Recently I crossed a “biggie” off my bucket list: a two-week African safari with friends. How did it get me out of my comfort zone, make me stronger and more confident, and help me be an asset to others you ask?
Here’s how: Traveling 16 hours, halfway across the world, without my husband, and all this during a pandemic is not my normal behavior. I’m usually a “I don’t like to wander too far from home” kind of gal. This trip was a huuuuge step outside of my comfort zone for me. I navigated the airline systems like a pro (which included missed flights and rescheduled flights) and I hopped on two different 12-seater planes…scary but exhilarating at the same time! I also witnessed first hand how many Kenyan people who have very little are so happy and filled with hospitality. Experiencing these things boosted my confidence in myself and also compelled me to return home with a spirit of gratitude for things that I had taken for granted.
Questions to Think About
There really is no right or wrong way to make a bucket list and having amazing moments can’t always be planned. But there are a few questions you and I can ask ourselves to think outside of the box and spur us on to add meaningful things to our list.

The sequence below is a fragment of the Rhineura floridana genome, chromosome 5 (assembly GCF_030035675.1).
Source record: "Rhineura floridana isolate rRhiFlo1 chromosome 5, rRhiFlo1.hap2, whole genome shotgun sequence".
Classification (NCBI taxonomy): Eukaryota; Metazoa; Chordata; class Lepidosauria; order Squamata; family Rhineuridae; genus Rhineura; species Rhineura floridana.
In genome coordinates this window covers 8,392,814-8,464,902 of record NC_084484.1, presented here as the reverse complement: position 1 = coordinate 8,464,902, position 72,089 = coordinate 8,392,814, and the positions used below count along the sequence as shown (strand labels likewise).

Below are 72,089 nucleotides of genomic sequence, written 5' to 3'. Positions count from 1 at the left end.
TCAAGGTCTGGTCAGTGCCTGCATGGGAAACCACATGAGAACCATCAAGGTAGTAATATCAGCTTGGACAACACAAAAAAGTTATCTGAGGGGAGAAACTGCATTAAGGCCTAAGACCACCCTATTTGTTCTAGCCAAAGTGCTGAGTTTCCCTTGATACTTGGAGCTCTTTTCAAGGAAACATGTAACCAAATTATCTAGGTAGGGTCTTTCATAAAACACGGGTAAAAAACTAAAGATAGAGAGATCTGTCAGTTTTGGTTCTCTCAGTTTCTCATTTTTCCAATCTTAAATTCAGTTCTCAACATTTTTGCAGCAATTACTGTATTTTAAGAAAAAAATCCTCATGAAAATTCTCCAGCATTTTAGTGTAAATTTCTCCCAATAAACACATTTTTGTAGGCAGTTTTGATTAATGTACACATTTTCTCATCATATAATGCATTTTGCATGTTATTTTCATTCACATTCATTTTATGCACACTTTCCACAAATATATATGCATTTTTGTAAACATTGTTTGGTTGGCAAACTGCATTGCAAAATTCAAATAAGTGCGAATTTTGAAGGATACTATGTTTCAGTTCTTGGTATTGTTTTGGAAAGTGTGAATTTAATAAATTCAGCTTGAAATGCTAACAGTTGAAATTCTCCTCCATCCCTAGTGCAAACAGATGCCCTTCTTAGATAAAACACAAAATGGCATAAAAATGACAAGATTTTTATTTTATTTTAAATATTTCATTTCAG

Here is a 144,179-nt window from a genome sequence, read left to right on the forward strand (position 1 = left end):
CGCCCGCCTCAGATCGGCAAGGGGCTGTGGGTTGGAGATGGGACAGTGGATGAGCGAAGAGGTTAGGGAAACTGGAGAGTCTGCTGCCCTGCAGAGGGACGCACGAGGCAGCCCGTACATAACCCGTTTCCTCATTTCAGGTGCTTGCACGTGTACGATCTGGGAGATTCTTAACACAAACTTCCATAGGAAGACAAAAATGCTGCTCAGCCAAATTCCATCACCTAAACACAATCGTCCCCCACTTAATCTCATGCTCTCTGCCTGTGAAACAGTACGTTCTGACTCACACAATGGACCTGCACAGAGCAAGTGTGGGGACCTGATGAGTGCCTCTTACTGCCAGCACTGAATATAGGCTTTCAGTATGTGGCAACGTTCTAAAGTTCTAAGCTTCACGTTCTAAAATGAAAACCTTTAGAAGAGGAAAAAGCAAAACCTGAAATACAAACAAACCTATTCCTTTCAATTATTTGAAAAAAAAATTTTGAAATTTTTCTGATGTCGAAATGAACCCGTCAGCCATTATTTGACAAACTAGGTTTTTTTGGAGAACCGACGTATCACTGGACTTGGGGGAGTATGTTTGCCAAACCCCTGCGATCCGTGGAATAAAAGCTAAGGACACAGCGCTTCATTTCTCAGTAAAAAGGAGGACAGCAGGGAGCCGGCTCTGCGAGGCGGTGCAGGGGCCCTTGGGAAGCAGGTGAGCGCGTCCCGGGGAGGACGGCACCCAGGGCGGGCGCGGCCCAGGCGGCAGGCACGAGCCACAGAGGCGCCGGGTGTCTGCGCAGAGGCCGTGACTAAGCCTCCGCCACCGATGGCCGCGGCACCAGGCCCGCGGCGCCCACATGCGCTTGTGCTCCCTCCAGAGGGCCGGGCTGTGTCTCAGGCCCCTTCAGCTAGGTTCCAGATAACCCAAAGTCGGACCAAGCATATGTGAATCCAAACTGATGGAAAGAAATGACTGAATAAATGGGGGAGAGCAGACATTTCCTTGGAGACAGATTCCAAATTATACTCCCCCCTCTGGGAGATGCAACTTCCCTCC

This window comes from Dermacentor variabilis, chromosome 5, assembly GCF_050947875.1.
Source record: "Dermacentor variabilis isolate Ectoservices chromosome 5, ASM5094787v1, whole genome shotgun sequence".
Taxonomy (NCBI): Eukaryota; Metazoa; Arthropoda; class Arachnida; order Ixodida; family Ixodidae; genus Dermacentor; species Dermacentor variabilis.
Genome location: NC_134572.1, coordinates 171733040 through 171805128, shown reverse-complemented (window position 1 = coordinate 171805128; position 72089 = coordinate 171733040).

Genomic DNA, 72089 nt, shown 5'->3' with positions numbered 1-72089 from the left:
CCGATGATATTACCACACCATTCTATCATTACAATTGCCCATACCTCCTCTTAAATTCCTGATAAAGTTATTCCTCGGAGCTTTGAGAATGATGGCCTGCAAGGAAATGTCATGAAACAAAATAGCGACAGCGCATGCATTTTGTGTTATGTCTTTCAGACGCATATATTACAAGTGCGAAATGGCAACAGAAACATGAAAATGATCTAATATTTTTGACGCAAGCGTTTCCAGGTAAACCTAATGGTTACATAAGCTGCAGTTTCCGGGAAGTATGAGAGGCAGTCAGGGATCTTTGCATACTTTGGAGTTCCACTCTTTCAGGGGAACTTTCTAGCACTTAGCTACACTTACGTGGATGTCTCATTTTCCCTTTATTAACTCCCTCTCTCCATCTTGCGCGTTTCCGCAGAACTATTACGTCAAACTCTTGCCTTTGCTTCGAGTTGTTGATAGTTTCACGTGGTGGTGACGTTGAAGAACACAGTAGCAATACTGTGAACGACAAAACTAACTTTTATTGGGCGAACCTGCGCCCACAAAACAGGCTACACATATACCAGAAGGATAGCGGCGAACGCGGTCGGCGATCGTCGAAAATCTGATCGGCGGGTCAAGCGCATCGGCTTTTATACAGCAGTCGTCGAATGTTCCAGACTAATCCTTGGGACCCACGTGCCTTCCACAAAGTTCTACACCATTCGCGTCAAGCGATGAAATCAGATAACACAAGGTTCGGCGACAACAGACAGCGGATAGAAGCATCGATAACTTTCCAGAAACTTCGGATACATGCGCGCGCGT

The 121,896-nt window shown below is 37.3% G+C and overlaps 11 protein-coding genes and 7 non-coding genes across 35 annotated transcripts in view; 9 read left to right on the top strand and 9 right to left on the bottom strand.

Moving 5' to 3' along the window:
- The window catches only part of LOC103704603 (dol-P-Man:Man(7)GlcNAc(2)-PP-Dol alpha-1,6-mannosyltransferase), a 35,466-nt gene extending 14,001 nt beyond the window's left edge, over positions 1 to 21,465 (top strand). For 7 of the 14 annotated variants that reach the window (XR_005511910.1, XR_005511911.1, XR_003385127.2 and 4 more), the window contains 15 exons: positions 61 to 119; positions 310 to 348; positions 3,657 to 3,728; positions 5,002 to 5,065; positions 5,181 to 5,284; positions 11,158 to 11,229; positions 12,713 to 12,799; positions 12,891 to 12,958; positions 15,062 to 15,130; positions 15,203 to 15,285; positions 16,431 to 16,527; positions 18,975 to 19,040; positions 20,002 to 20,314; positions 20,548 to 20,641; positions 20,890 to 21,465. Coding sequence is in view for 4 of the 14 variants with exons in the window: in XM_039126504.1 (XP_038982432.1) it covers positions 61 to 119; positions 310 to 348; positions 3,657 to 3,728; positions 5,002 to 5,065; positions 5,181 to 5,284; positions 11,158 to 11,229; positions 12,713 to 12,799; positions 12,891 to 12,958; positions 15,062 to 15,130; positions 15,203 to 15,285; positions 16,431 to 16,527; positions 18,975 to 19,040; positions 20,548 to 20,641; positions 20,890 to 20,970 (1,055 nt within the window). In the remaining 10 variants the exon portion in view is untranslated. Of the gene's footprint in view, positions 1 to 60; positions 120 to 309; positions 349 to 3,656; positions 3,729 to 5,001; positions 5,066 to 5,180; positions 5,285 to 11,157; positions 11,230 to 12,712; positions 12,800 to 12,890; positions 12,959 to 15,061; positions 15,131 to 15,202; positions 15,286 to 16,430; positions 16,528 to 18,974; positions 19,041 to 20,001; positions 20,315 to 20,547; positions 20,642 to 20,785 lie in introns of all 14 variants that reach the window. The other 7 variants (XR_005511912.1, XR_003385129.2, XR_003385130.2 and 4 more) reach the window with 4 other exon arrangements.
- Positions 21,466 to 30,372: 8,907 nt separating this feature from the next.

- What is the difference between existing and living? *hint: existing is allowing the events in life to control you…living is taking charge and controlling the events in your life.
- Have I done anything lately that has changed my life or the life of someone I know in a positive way.
- What fills me with joy so much that I want to share it with others?
- What would I regret not fully doing, being, or having in my life?
- What will matter the most to me when I am in my 80’s and beyond?
- How old would I be if I didn’t know how old I really am?
- When my time is up will I have said more than I’ve done?
- What do I want to be remembered for after I’m gone?
- Which is worse: making mistakes and failing or never trying?
- Am I more worried about doing things right or doing the right thing?
Here are just a few things on my list:
- Visit Israel and study His teachings on sites in the Bible (traveling to the Middle East frightens me)
- Write a book (blogging is one thing, but writing a book?…now that’s scary!)
- Visit the beaches at Normandy, France (standing on hallowed ground where brave men lost their lives should change anyone!)
- Host a podcast for women (being vulnerable will increase my confidence and bring value to others for sure!)
- Be a guest speaker at a conference (public speaking is another good way to build my confidence and bring value to others)
How about you? I’d love to hear from you! Please shoot me a reply and tell me about a few things on your bucket list. I hope your list is filled with things that make you shake in your boots and will inspire you to become a better person. Be sure and keep your list close and refer to it often.